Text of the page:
Numerous front pages of magazines repeatedly titled with xenophobic onset, which depicted men with beards and women with headscarves as a threat to “our Western values”. And the Social Democrat Thilo Sarrazin not only received an almost unthinkable edition from the outset for his racist and social-eugenic theses about the infiltration of the German welfare state by incapable of learning, genetically determined stupid and lazy Muslims. . He also received a massively fueled media attention, which could only be wished for by any radical-humanist discourse.

A kind of official prelude to global Islamophobia was the speech in 1990 and the essay by Bernard Lewis, “The Muslim Rage”, the theses of which his friend and colleague Samuel Huntington later wrote in book form under the title “Clash of Cultures” on the worldwide spread.

That this was not an accidental time becomes clear once one realizes that after the end of the East-West conflict in the 1990s, the enemy image of Islam has now almost completely replaced that of communism. And with geopolitical impetus, as Daniele Ganser outlines in several works with regard to resources and resource paths.

Research by the Center for American Progress, which studies the funding of American think tanks and uses the example of Middle East policy, shows that this has not happened without the control of the political elites. influential Middle East Forum of a Daniel Pipes:

The interest in the Middle East, whether its geostrategic significance on the one hand, and the enemy image of Islam on the other, must be thought and understood as belonging to each other. For the racist images and stereotypes that are created here and served as the basis of their political practice are clearly one-sided and financed by very specific circles, because they are wanted.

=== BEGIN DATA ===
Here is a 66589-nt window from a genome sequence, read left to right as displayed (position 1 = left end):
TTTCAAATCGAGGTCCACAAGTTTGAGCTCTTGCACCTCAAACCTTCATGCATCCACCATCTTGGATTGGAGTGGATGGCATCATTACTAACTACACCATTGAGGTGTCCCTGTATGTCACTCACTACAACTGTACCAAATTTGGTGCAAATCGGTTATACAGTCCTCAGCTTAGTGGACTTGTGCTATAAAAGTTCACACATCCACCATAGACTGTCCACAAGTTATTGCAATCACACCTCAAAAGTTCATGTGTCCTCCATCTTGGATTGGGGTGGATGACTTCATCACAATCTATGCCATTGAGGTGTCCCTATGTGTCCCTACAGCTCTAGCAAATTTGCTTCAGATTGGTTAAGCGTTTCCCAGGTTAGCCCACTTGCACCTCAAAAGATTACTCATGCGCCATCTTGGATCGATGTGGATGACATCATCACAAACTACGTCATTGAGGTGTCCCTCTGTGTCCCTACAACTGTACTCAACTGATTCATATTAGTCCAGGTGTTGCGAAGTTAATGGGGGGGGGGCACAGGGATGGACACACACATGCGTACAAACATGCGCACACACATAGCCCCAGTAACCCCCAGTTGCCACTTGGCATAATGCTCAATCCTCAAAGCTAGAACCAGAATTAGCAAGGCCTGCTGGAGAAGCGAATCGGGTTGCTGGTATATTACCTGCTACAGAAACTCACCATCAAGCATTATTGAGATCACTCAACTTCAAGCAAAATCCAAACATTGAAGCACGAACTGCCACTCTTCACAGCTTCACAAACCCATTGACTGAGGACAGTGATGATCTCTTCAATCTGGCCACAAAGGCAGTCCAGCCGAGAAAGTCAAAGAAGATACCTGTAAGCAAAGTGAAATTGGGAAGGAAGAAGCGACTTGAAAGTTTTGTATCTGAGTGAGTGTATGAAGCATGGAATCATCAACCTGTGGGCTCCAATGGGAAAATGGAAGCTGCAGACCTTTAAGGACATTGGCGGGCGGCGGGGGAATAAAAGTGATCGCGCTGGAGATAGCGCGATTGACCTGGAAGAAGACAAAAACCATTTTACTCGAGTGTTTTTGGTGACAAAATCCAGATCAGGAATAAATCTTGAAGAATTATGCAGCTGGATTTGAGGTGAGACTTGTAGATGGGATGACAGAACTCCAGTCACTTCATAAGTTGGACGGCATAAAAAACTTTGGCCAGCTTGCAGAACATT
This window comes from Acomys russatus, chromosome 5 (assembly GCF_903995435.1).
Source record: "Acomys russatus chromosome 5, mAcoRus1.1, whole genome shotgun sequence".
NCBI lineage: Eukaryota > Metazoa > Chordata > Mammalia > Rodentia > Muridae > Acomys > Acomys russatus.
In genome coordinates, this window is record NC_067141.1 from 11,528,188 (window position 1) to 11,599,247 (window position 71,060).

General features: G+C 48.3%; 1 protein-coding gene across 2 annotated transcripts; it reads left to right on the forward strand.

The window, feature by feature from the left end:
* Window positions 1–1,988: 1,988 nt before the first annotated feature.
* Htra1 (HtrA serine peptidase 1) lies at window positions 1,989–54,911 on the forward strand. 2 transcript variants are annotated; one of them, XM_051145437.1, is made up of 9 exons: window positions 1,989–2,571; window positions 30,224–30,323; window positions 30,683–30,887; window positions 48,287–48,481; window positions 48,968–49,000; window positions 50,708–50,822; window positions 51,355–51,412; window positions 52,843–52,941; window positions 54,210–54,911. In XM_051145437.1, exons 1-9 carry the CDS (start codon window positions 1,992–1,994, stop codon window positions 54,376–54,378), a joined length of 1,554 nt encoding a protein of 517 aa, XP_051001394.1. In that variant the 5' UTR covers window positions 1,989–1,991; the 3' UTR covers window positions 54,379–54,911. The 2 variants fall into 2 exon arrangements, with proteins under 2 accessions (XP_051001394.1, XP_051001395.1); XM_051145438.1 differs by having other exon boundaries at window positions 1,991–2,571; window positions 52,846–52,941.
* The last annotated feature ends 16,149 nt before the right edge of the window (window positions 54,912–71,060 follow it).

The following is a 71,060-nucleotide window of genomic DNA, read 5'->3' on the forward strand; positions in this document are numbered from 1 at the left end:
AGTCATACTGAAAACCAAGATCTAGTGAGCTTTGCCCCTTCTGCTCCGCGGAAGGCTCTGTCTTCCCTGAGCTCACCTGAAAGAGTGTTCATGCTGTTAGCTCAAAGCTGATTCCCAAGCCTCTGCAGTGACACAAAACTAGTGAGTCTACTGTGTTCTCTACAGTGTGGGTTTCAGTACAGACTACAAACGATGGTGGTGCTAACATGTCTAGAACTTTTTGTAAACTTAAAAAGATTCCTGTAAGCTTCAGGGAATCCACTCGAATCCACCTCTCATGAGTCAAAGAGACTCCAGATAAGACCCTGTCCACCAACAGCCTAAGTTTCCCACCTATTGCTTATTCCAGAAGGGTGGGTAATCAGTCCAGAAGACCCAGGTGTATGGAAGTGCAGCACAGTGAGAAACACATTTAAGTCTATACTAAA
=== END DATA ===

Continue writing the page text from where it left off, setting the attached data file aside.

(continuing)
Richard Pipes, Daniel’s father, once served as director of the Center for Russian Studies. During the Cold War, the Center analyzed the Strategic Goals and Capabilities of the Soviet Union for the CIA, and was responsible for U.S. anti-communism and the enemy image of Russia. Now his son is apparently this for the enemy image Islam. So the images change, but the strategies remain the same.

This “made” fear of terror on the one hand and poverty on the other is certainly one of the most important means for social and political division at the moment and thus securing domination. For the fear produced by the media helps to weaken resistance to poverty, oppression and exploitation.

Wolfgang Frindte and Nicole Haußecker have presented the proof that state and politics play a not insignificant role in this respect with their extremely elaborate investigation “Staged Terrorism”:

The constant publication of terror alerts since 911 has demonstrably fuelled not the fear of terror, but that of Muslims, which has further exacerbated the apparently intended anti-Muslim resentment.

In the meantime, however, it has also led to a shift in discourse, the effect of which is to be redefined as “terrorists”. An ideological manifestation of the global class struggle from above, which now serves and sells wars, bombings and mass murders to the populations of the warring countries of the North as “defense of one’s own civilization”.

Domination and strategic integration

In this “climate of fear” the social balance of power has shifted significantly in recent years: neoliberal thinking and the prescribed anti-Muslim racism have become entangled in people’s minds and are now having an effect. not least in relation to political action.

Thus, against the background of a growing socio-economic divide and a foreign policy that is becoming more and more militarised, two social movements are currently to be identified in particular, but both are immediately based on a ‘strategy of integration’ or , where this was not possible — demonization and discrediting have been pushed from above: on the one hand, there is the rejuvenated peace movement and, on the other hand, the Pegida movement.